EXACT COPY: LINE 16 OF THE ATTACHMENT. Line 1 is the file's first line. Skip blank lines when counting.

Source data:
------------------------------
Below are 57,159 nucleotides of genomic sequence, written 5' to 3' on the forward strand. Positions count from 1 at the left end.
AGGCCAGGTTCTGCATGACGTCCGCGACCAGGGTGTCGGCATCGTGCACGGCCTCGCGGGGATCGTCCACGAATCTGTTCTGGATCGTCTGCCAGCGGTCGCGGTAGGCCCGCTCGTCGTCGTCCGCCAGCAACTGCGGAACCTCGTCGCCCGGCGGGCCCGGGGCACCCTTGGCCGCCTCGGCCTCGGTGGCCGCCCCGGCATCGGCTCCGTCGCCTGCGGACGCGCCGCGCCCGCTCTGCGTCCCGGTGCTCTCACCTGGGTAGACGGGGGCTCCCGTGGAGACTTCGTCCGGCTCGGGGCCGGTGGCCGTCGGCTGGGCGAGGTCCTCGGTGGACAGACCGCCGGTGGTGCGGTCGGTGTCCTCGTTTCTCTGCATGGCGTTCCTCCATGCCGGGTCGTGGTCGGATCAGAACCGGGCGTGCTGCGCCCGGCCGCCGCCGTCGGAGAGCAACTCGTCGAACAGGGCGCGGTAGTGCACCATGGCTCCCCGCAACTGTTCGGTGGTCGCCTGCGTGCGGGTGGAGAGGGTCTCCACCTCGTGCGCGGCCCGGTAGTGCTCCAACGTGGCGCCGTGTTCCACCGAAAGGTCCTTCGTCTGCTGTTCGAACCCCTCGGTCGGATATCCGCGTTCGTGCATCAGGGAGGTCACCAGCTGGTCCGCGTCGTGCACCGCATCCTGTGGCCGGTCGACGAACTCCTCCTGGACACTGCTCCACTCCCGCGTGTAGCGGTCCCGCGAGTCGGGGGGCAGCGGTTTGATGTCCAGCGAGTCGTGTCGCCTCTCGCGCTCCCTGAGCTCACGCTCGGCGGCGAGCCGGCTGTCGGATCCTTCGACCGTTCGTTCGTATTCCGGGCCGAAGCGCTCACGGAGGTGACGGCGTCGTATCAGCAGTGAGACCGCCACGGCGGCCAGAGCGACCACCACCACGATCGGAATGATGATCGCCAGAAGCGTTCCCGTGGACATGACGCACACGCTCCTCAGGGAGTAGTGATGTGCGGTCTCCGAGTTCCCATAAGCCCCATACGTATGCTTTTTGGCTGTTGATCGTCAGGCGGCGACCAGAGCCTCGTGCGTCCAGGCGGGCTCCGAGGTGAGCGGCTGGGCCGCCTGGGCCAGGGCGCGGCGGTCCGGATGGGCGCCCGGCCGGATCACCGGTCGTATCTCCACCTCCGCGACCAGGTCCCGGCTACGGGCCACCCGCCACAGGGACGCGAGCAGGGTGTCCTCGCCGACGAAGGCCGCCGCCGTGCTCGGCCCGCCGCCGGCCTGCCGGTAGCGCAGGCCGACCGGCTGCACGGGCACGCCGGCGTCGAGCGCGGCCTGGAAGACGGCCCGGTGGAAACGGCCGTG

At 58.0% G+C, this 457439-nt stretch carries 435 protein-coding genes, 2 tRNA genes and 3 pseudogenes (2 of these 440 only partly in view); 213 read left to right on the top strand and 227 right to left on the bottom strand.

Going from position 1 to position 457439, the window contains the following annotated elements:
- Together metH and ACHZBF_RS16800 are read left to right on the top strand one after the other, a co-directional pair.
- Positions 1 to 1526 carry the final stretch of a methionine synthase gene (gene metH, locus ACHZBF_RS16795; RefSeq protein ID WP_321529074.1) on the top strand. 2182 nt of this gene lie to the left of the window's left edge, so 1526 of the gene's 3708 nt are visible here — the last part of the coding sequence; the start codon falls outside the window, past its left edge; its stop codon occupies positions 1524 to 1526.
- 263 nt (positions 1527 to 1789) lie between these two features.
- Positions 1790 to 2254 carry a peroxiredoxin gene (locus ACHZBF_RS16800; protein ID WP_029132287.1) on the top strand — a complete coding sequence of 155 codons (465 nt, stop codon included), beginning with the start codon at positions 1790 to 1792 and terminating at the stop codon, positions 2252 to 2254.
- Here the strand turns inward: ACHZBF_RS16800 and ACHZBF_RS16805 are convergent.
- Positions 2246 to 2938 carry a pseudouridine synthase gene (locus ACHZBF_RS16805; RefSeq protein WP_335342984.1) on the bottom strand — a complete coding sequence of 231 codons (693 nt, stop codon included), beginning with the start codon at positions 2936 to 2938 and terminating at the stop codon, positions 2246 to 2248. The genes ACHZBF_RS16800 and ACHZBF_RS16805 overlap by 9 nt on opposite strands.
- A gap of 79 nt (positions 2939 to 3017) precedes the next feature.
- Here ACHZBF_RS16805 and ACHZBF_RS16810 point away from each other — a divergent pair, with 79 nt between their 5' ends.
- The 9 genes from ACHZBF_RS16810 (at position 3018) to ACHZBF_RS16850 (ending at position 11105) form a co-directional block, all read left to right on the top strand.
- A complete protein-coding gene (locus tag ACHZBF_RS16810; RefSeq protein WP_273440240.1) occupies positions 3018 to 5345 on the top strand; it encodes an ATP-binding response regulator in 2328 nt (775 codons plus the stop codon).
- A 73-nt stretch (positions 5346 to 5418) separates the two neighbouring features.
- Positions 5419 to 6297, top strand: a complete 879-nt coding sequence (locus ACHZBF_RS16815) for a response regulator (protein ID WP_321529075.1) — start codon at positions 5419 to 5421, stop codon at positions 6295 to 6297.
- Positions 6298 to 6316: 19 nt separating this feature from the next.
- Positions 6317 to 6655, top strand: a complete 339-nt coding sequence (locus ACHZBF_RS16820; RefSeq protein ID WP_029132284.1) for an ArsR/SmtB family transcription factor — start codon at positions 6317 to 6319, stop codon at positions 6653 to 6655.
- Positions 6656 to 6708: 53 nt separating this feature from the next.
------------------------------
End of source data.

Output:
- Positions 5419 to 6297, top strand: a complete 879-nt coding sequence (locus ACHZBF_RS16815) for a response regulator (protein ID WP_321529075.1) — start codon at positions 5419 to 5421, stop codon at positions 6295 to 6297.